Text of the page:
Group spiritualities in the Spanish and Mexican eras


Twelfth in the order of the founding of the 21 California missions, established in 1791, was Santa Cruz. This mission was 17th in the number of baptisms administered, 2,439, versus an average of 4,180, and also 17th in its headcount of cattle and horses, 4,000, versus the average of 7,891. (Johnson, op cit, pp. 316-319. These counts are from 1832) Across the San Lorenzo River from the Santa Cruz mission lay Branciforte, a rather ill-conceived pueblo founded six years after the mission with an initial population of 17 persons, undistinguished, but “mostly Spaniards,” from New Spain. (Torchiana, op cit, pp. 217-232 for the story itself and p. 226 for the identification as Spaniards)

To see the Santa Cruz mission in perspective one can look to the other end of Monterey Bay. The very first emigration of laity from New Spain to Alta California consisted of 190 people who were conducted to Monterey by Juan Bautista de Anza in 1776. Monterey, as the port and capitol of Alta California, with a population of about 200 in 1796 and 300 in 1818, overshadowed by far the pueblo of Branciforte, which had 122 residents in 1822. The mission of San Carlos in Carmel registered 3,827 baptisms, less than the average of the missions, but half again as many as mission Santa Cruz. (Sources of these counts are emigrants: Guerrero, op cit, p. 202; Monterey: Conway, Monterey: Presidio, Pueblo, and Port, pp. 47 and 49; Branciforte: Phil Reader, A History of the Villa de Branciforte, p. 15; San Carlos: Johnson, op cit, p. 318.)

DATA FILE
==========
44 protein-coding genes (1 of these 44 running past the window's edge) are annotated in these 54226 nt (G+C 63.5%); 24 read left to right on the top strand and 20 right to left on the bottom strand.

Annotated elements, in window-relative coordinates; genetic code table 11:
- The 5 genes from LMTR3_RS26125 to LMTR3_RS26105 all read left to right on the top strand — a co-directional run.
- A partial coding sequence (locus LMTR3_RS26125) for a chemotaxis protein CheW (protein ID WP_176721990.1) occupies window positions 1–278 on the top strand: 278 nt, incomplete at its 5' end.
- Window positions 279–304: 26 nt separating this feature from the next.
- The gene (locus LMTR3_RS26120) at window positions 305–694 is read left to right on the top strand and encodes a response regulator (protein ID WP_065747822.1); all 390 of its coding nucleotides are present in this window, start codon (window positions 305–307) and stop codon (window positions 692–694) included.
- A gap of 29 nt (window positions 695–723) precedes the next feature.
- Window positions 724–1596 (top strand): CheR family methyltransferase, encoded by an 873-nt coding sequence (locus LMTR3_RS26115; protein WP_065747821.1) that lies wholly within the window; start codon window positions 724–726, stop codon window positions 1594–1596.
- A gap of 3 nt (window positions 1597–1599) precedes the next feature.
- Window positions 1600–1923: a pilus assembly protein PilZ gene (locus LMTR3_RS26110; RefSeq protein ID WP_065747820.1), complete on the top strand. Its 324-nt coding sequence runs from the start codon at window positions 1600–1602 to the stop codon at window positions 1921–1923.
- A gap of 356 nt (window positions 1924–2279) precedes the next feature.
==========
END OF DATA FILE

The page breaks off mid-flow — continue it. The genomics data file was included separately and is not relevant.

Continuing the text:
The Spanish population in the early years of Mission Santa Cruz consisted basically of the two Franciscan friars stationed there. With them were a few Spanish soldiers and a mile away were the handful of Spaniards in Branciforte. The friars, along with military officers and the official in charge of Branciforte, constitute what might be called the upper class of the total community. All the rest, natives and settlers, would have to be called lower class: there was not yet a segment of society that merited the description of middle class.

Spanish piety at this time reflected the determination to survive of a church which had been buffeted for centuries by Islamic forces and was now fiercely free and fiercely loyal to the Church of Rome. Purity of faith was also valued highly: the much maligned, but certainly rigorous Inquisition was the Spanish Inquisition, not the Roman. A prominent characteristic of Spanish piety, perhaps because of the area's centuries-long tribulations, was the prominence it gave in both ceremonials and art to death and to the dead. A near obsession with suffering and death "characterized much of Iberian spirituality, with its bloody crucifix, memento mori, physical mortification … and realization of the shortness and contingency of life." (Lippy, op cit, p. 128.) The piety of the friars was a gloomy one, unlike the joyful spirit of their founder St Francis.